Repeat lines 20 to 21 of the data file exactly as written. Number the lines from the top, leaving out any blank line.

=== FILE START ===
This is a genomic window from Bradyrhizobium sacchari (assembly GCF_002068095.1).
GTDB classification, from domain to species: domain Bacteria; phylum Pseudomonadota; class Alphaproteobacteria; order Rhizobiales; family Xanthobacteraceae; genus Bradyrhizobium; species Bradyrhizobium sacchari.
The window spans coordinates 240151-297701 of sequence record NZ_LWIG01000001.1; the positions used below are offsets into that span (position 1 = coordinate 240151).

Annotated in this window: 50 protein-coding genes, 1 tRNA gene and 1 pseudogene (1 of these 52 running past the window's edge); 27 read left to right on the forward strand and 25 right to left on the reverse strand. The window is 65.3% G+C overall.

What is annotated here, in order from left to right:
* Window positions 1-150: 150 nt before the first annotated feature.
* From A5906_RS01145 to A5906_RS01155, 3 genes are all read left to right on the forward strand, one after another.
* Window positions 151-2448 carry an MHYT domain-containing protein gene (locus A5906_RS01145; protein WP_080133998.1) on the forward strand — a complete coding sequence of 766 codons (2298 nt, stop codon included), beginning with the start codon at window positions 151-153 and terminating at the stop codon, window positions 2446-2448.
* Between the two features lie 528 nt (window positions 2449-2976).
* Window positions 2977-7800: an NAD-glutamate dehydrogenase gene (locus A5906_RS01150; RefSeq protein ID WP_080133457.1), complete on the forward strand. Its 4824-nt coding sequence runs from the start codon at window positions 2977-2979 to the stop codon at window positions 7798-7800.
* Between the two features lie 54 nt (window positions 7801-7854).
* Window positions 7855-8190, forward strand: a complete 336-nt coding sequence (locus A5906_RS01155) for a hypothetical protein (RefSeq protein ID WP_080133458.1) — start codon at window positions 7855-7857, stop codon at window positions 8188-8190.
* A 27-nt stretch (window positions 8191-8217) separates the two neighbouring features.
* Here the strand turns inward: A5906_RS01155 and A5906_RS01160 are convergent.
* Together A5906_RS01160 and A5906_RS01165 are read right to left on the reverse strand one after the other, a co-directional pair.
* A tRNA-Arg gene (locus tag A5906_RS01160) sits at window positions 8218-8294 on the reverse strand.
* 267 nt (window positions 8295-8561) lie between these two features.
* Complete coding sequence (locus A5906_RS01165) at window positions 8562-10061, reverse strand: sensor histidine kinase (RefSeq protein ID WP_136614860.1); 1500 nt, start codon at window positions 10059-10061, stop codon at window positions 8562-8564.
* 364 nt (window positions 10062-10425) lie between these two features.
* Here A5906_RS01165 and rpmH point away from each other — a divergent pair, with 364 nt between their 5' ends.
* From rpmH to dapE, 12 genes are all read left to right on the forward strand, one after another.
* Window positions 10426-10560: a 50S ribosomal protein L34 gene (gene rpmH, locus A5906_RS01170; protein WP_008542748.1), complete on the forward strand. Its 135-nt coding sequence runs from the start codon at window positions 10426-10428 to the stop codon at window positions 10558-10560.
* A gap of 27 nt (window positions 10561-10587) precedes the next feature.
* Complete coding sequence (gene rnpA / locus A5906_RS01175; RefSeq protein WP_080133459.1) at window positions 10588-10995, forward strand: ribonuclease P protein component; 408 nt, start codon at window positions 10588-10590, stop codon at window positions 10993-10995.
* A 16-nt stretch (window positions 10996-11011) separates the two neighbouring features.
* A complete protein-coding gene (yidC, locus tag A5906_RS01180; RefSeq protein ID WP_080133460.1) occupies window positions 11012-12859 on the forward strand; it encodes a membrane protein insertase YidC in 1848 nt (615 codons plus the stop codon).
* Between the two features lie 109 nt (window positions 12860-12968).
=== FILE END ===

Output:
* Here A5906_RS01165 and rpmH point away from each other — a divergent pair, with 364 nt between their 5' ends.
* From rpmH to dapE, 12 genes are all read left to right on the forward strand, one after another.